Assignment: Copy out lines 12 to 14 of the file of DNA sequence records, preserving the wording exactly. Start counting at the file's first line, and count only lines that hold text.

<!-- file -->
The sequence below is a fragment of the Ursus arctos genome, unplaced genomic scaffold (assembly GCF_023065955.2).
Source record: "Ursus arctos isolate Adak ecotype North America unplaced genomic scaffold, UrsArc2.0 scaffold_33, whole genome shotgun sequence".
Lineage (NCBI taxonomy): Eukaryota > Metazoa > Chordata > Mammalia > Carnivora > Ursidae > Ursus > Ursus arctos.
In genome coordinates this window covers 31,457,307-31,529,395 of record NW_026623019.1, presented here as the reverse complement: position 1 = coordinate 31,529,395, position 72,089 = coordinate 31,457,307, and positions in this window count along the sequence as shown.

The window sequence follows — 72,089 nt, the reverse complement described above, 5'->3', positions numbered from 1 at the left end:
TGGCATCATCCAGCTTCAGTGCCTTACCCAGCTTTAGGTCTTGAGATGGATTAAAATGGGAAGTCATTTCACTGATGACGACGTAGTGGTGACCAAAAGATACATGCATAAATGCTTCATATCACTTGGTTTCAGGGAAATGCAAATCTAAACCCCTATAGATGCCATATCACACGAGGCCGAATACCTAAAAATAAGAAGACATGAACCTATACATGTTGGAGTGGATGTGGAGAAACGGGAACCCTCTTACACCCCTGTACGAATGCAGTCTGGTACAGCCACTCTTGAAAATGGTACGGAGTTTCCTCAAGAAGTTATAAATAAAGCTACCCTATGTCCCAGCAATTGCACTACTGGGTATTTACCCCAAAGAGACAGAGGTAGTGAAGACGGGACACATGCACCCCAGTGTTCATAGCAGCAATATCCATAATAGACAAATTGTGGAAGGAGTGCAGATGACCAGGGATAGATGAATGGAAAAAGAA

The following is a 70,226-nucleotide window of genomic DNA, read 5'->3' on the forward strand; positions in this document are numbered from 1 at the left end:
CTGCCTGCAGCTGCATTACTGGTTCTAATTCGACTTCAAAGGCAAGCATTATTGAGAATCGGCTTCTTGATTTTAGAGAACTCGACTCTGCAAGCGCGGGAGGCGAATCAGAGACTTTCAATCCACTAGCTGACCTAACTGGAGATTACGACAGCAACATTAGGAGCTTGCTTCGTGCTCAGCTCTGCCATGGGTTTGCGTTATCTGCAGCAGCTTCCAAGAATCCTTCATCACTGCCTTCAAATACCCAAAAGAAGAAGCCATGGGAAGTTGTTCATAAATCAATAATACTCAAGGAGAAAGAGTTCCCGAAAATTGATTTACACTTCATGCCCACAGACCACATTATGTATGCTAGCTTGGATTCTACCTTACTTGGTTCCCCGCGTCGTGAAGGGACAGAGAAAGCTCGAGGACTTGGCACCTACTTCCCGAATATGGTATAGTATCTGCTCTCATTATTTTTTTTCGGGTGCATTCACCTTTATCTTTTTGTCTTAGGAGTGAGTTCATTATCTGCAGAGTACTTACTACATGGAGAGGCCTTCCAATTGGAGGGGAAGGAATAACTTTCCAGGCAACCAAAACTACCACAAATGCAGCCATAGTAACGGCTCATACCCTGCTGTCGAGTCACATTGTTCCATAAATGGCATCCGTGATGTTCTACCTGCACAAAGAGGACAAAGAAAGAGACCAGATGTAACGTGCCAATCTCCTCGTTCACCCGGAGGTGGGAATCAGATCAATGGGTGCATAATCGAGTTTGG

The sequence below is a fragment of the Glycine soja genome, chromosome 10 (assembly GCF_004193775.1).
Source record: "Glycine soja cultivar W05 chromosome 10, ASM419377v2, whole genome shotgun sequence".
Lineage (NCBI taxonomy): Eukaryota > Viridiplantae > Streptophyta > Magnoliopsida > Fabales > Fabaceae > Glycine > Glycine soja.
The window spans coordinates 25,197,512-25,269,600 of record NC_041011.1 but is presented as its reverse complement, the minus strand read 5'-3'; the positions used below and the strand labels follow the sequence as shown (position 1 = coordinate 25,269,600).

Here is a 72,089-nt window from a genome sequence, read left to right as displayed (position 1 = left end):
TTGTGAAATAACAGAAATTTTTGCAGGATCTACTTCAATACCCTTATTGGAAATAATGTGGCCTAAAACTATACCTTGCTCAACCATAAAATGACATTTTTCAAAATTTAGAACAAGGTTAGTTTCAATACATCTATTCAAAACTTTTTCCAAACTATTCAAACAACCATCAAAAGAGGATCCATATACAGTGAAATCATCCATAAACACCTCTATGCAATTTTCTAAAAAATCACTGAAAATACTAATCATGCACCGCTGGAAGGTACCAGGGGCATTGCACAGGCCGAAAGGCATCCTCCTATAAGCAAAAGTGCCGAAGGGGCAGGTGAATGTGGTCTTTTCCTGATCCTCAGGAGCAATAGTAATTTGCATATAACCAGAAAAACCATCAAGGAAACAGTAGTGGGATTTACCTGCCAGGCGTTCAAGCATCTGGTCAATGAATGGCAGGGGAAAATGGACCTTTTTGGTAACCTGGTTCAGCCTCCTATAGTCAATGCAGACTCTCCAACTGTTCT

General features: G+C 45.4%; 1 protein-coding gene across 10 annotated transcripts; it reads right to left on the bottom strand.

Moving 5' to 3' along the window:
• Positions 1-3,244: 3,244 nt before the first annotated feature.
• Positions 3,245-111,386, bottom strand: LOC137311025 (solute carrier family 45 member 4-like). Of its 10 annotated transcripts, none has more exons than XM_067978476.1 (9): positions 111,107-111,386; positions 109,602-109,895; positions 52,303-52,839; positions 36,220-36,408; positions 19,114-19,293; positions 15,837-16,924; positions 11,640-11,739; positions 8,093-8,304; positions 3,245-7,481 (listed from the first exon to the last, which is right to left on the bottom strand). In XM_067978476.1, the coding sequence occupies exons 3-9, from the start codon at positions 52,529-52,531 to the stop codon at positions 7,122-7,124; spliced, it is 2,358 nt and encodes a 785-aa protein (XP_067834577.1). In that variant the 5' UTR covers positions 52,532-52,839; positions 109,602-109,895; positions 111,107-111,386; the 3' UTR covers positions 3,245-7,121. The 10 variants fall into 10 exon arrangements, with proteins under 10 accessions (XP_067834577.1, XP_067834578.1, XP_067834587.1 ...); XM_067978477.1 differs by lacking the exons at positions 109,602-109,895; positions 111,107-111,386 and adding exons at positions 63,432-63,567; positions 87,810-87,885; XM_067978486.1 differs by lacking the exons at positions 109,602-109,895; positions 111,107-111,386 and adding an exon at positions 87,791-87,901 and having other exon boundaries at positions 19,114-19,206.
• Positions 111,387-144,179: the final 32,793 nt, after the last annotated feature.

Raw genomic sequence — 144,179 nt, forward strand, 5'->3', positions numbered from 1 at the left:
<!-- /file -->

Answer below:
The window spans coordinates 25,197,512-25,269,600 of record NC_041011.1 but is presented as its reverse complement, the minus strand read 5'-3'; the positions used below and the strand labels follow the sequence as shown (position 1 = coordinate 25,269,600).

Here is a 72,089-nt window from a genome sequence, read left to right as displayed (position 1 = left end):
TTGTGAAATAACAGAAATTTTTGCAGGATCTACTTCAATACCCTTATTGGAAATAATGTGGCCTAAAACTATACCTTGCTCAACCATAAAATGACATTTTTCAAAATTTAGAACAAGGTTAGTTTCAATACATCTATTCAAAACTTTTTCCAAACTATTCAAACAACCATCAAAAGAGGATCCATATACAGTGAAATCATCCATAAACACCTCTATGCAATTTTCTAAAAAATCACTGAAAATACTAATCATGCACCGCTGGAAGGTACCAGGGGCATTGCACAGGCCGAAAGGCATCCTCCTATAAGCAAAAGTGCCGAAGGGGCAGGTGAATGTGGTCTTTTCCTGATCCTCAGGAGCAATAGTAATTTGCATATAACCAGAAAAACCATCAAGGAAACAGTAGTGGGATTTACCTGCCAGGCGTTCAAGCATCTGGTCAATGAATGGCAGGGGAAAATGGACCTTTTTGGTAACCTGGTTCAGCCTCCTATAGTCAATGCAGACTCTCCAACTGTTCT